On religious days, leaders dress completely in white and shave their heads and beards. Children usually wear shorts and go barefoot or wear rubber thongs.
Cham of Cambodia and Vietnam eat much as their fellow countrymen. Rice is eaten at almost every meal. Fish is almost as important and is eaten fresh, dried, and salted.
A traditional meal is a bowl of steamed rice eaten with a sauce containing bits of fish, fowl, or meat, eggs, vegetables, and spices such as onions, chilies, garlic, mint, ginger, or lemon grass. Pork and alcohol, consumed by many Cambodians, are forbidden to Muslim Cham.
Cham usually eat an early meal of leftover rice, cakes, or fruit either at home or in the field. The big meal of the day is lunch around midday, followed by supper at twilight.
Cham men usually eat together, women and children later. Each has a bowl of rice, and all take bites of food from several dishes sitting in the middle of the group. Cham may eat sitting in a squatting position, with their feet flat on the ground and their knees bent sharply. In Vietnam, most Cham use chopsticks to eat, while in Cambodia, most use spoons.
Literacy (the ability to read and write) is greatly valued and parents and religious leaders go to great lengths to teach reading and writing to their children. Cham children attend their own schools, where they learn Cham language and writing, Cham history and traditions, and receive religious instruction. Some children also attend Cambodian or Vietnamese public schools.
Literature and religion are both important to the Cham. They highly value their books and religious texts.
Most Cham are involved in subsistence agriculture (growing enough to meet the family's needs, with little left over). Some are engaged in raising livestock (such as buffalo, goats, dogs, and fowl), hunting, and fishing. Hunting is done with guns, nets, dogs, and traps. Fishing is done with nets. They use animals not only for food but for making tools and in religious ceremonies.
Cham grow rice, maize (corn), manioc, peanuts, ferns, and vegetables. Nonfood plants grown by the Cham include cotton, tobacco, and plants that yield castor oil. Women may make extra money by weaving.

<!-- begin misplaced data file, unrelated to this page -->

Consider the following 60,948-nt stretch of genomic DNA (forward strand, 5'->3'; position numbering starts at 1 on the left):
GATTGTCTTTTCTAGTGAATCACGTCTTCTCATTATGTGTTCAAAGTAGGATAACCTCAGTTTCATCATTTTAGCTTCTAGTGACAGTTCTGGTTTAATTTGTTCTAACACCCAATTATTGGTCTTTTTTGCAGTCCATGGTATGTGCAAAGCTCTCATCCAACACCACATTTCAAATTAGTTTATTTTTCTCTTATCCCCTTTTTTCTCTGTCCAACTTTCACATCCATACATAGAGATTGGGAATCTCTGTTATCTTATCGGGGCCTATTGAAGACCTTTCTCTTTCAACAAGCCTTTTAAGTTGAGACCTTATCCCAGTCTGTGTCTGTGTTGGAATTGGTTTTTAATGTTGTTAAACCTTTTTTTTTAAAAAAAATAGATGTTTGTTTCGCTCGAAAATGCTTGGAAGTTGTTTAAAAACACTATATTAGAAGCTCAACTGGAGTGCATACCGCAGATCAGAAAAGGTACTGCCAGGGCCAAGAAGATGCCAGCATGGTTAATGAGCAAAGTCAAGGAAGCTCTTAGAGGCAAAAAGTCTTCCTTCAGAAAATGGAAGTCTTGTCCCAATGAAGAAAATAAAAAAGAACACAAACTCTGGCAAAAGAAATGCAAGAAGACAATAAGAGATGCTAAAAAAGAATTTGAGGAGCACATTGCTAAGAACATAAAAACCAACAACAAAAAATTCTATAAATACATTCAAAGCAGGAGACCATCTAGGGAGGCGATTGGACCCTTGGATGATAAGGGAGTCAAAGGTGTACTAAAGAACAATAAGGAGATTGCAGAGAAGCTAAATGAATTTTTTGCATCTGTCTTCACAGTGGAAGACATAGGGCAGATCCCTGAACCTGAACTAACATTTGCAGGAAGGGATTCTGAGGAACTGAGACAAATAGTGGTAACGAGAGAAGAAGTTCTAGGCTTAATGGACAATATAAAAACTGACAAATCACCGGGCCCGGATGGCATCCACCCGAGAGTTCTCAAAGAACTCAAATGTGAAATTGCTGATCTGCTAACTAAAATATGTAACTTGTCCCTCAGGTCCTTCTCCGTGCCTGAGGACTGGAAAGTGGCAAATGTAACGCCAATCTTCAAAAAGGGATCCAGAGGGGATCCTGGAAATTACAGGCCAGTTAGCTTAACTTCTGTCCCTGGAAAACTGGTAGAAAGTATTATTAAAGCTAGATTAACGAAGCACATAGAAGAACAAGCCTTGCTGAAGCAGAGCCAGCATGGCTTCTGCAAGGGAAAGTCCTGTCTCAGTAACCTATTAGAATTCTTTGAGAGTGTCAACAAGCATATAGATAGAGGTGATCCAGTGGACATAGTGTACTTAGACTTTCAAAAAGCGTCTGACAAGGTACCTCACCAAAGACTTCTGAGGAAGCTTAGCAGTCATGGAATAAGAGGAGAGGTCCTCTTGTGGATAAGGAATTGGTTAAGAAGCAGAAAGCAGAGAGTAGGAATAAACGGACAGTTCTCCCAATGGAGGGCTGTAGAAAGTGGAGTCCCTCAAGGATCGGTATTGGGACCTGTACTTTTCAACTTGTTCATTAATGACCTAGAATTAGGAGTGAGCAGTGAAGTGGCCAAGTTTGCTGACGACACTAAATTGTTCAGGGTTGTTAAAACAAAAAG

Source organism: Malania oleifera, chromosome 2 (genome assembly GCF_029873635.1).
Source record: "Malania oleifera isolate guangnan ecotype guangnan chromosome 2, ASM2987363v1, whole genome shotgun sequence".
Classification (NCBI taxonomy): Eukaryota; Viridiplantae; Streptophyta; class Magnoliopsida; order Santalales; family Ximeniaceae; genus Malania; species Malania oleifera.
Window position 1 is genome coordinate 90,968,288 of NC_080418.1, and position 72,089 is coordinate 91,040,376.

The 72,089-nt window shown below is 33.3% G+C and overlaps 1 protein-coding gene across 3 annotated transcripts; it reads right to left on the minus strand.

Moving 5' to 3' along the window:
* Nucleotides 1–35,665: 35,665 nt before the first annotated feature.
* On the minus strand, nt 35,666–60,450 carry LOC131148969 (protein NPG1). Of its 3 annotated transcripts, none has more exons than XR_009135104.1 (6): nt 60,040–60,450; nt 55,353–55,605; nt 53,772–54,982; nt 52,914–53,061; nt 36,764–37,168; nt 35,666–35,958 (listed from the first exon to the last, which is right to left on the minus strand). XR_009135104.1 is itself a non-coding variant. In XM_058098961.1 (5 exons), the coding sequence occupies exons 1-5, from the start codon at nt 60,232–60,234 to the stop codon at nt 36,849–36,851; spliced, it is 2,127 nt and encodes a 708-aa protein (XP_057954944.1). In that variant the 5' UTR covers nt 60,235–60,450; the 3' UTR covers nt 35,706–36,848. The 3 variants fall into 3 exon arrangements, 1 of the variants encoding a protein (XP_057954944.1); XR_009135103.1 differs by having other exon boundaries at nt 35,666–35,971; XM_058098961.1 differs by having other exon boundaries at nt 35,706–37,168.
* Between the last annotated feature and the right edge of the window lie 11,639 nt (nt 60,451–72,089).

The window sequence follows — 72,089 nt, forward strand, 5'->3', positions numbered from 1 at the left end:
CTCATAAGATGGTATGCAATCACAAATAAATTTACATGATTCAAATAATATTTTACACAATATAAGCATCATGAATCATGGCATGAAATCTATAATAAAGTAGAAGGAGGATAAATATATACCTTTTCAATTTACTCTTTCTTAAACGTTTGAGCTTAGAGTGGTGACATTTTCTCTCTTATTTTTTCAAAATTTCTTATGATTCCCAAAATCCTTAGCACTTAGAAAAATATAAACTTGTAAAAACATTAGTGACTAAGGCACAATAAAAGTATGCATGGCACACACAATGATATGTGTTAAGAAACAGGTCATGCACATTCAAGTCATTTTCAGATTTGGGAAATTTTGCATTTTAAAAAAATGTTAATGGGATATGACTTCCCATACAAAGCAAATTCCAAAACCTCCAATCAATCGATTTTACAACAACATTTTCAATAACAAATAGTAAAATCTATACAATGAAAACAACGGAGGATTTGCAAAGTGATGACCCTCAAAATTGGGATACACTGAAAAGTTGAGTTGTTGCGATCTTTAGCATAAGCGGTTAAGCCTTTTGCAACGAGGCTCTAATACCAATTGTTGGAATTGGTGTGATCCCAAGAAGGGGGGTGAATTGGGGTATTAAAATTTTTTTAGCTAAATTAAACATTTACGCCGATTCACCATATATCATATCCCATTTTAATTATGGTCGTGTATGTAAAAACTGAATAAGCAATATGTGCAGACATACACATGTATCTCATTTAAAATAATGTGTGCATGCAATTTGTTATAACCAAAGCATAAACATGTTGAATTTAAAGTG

Most Cham do not engage in organized sports. Children do not have free time, since they must help their families make a living. Even the smallest children help their parents fish, cook, gather firewood, and do a variety of chores. Children are often responsible for caring for the animals. Boys herd the water buffalo and oxen when they are not being used for plowing, and girls feed the pigs and chickens. Boys climb up sugar palm or coconut trees seeking syrup or coconuts.
Children find time during their daily activities for play. A popular game is played with rubber thongs. The boys draw a line in the dirt, then stand back and throw their sandals at the line. The boy who gets the closest is the winner. Girls and smaller children play a similar game with rubber bands, and the winner wears his captured bands around his wrist. Girls also play hopscotch.
In Cham villages, local festivals remain the most common and popular leisure activity. Visiting and gossiping are everyday pleasures. Modern leisure activities, such as television, movies, and videos, are rare in Cham villages and homes.
Cham enjoy music, and use musical instruments that are similar to those in Cambodia and Vietnam. They range from guitars to gongs, drums, and xylophones.
The Cham are proud of never having completely assimilated to either Cambodian or Vietnamese culture. Some Cham hope that Champa, their ancient nation, will be reestablished. But most Cham are content to raise their families and practice their religion. Most of all the Cham hope for peace.
Hickey, Gerald C. "Cham" In Ethnic Groups of Mainland Southeast Asia, Frank M. LeBar, G. Hickey, and J. K. Musgrave, eds. New Haven, Conn.: Human Relations Area Files Press, 1964.